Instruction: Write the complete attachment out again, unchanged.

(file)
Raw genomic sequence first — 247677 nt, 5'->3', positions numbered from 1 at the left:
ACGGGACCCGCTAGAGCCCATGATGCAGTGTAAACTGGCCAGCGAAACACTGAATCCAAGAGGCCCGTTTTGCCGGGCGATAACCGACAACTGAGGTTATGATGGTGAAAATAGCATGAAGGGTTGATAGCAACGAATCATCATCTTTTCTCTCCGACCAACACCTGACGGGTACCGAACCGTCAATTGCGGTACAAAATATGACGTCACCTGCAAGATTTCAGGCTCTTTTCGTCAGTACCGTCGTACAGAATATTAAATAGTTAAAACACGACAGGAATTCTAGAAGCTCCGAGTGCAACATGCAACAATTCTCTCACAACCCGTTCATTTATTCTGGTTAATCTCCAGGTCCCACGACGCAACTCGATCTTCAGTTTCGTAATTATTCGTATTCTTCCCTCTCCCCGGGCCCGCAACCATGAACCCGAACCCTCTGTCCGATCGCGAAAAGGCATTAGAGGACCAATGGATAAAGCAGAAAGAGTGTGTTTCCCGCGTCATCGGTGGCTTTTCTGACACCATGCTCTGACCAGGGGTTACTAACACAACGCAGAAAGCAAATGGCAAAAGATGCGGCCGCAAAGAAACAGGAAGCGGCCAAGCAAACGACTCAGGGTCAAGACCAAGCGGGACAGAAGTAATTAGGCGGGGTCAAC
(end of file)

Raw genomic sequence first — 247677 nt, 5'->3', positions numbered from 1 at the left:
ACGGGACCCGCTAGAGCCCATGATGCAGTGTAAACTGGCCAGCGAAACACTGAATCCAAGAGGCCCGTTTTGCCGGGCGATAACCGACAACTGAGGTTATGATGGTGAAAATAGCATGAAGGGTTGATAGCAACGAATCATCATCTTTTCTCTCCGACCAACACCTGACGGGTACCGAACCGTCAATTGCGGTACAAAATATGACGTCACCTGCAAGATTTCAGGCTCTTTTCGTCAGTACCGTCGTACAGAATATTAAATAGTTAAAACACGACAGGAATTCTAGAAGCTCCGAGTGCAACATGCAACAATTCTCTCACAACCCGTTCATTTATTCTGGTTAATCTCCAGGTCCCACGACGCAACTCGATCTTCAGTTTCGTAATTATTCGTATTCTTCCCTCTCCCCGGGCCCGCAACCATGAACCCGAACCCTCTGTCCGATCGCGAAAAGGCATTAGAGGACCAATGGATAAAGCAGAAAGAGTGTGTTTCCCGCGTCATCGGTGGCTTTTCTGACACCATGCTCTGACCAGGGGTTACTAACACAACGCAGAAAGCAAATGGCAAAAGATGCGGCCGCAAAGAAACAGGAAGCGGCCAAGCAAACGACTCAGGGTCAAGACCAAGCGGGACAGAAGTAATTAGGCGGGGTCAAC